Technological innovation could be the tuk tuk’s saviour. The adoption of battery-powered electric rickshaws has brought about a seating redesign, with golf buggy-style vehicles offering much more space than their CNG counterparts and spurring ride-sharing and efficiency gains. And, like their cycle-powered predecessors, e-rickshaws don’t kick out any Co2, nitrous oxide or particulates into cities.


Yet, for the time being, battery replacement costs make e-rickshaws more expensive than those with engines, and a culture of passengers bargaining down prices means that e-rickshaw drivers stand to make far less money from fares. Everywhere but Mumbai, the meters that tuk tuks are required to screw to the railings between driver and passenger sit unused: fares are instead established through fierce roadside haggling, and most don’t work anyway. A series of safety concerns have led to the banning of e-rickshaws in some cities, including Delhi, and the imposition of a speed limit of 25km/h elsewhere makes them much slower on busier roads and less attractive to prospective passengers. 

At the same time, electric and CNG tuk tuks alike face competition from that mortal enemy of taxi drivers: Uber. Ride hailing apps undercut tuk tuk prices by as much as 50 per cent, and offer air conditioning, card payments and a far more comfortable ride.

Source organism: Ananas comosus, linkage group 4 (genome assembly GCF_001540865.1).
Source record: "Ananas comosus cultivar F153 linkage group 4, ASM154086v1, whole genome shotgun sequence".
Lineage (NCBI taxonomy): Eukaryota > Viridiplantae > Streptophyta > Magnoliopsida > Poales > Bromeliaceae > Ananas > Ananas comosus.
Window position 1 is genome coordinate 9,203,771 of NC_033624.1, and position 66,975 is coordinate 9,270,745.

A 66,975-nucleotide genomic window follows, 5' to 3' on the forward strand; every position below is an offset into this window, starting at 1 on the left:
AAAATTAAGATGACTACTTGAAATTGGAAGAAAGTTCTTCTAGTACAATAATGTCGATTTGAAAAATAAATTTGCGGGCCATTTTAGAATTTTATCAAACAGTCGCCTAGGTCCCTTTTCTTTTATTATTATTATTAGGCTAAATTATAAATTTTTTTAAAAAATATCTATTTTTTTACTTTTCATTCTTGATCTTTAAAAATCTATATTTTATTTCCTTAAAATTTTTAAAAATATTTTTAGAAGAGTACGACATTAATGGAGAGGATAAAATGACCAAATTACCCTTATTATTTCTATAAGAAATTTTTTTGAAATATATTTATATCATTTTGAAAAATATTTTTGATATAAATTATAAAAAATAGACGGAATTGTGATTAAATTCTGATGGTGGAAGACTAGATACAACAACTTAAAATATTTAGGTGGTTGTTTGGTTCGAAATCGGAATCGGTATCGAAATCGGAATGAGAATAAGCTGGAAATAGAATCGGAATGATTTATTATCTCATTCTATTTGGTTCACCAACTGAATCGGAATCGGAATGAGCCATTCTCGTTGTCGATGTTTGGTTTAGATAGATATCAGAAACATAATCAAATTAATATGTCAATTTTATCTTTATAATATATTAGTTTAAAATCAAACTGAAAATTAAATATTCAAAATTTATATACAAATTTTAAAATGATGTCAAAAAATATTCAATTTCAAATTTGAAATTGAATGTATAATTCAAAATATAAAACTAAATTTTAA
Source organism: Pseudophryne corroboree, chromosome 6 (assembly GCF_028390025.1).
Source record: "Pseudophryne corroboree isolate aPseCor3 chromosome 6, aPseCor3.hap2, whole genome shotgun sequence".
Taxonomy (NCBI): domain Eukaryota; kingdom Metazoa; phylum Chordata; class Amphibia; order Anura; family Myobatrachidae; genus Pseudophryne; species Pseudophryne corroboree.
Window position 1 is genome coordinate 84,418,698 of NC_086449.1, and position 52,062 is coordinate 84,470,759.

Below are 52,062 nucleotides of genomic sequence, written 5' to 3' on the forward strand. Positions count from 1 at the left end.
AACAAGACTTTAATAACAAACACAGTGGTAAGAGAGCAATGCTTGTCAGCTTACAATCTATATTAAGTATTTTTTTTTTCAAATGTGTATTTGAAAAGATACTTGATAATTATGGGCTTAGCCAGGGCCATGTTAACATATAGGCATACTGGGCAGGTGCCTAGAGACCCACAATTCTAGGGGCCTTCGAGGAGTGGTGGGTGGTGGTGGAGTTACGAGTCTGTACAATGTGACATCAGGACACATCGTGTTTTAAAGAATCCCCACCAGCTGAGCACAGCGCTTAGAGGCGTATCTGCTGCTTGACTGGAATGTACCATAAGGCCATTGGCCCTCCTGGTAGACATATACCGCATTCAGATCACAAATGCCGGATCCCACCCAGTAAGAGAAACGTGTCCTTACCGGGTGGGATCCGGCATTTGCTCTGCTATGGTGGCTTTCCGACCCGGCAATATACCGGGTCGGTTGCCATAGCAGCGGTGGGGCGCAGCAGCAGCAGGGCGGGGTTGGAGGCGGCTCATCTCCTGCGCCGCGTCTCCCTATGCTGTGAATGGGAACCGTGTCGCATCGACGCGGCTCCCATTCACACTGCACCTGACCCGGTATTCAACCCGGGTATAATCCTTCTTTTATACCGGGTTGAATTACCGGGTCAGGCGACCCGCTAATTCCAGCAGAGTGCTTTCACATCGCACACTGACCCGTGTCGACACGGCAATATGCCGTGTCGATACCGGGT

Uber launched in India in 2013, and now sees millions of rides per year there – only the US uses the app more. An attempt at an Uber-ised tuk tuk in 2015 was eventually abandoned, along with attempts to mimic Indian “rickshaw culture”; but the new UberMOTO service has customers riding pillion on their driver’s motorbike for as little as 35 rupees (40 pence) for a half-hour trip.

Everywhere, tuk tuk drivers complain about the fall in prices since Uber’s arrival, and worry about the scarcity of passengers, especially for longer journeys. Although Uber vehicles are also required to use CNG in some cities, regulation has thus far targeted the various forms of rickshaw more than their techy competitor.